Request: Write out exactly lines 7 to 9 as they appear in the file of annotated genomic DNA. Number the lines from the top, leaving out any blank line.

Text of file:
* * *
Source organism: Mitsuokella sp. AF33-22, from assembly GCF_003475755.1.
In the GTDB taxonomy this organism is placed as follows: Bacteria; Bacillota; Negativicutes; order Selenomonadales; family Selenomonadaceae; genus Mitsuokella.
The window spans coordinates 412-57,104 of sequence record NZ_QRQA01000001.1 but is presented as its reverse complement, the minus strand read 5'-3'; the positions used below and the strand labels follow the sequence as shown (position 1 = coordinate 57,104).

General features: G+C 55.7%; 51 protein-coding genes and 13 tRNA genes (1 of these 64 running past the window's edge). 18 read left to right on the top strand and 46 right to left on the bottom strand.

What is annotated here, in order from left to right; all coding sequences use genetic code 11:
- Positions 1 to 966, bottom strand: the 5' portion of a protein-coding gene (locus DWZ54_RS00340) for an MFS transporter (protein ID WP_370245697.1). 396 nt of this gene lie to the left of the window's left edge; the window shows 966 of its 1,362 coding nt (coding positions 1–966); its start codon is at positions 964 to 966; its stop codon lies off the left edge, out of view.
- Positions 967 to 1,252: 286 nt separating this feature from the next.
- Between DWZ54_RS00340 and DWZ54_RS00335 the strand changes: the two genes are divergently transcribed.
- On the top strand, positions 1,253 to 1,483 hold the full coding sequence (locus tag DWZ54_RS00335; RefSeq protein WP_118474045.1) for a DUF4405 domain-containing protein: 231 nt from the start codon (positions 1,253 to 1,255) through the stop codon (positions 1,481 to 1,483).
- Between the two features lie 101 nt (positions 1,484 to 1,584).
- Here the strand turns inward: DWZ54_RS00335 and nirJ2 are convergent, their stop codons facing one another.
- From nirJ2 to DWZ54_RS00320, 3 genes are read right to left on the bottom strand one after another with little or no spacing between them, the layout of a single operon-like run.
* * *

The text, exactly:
- Positions 967 to 1,252: 286 nt separating this feature from the next.
- Between DWZ54_RS00340 and DWZ54_RS00335 the strand changes: the two genes are divergently transcribed.
- On the top strand, positions 1,253 to 1,483 hold the full coding sequence (locus tag DWZ54_RS00335; RefSeq protein WP_118474045.1) for a DUF4405 domain-containing protein: 231 nt from the start codon (positions 1,253 to 1,255) through the stop codon (positions 1,481 to 1,483).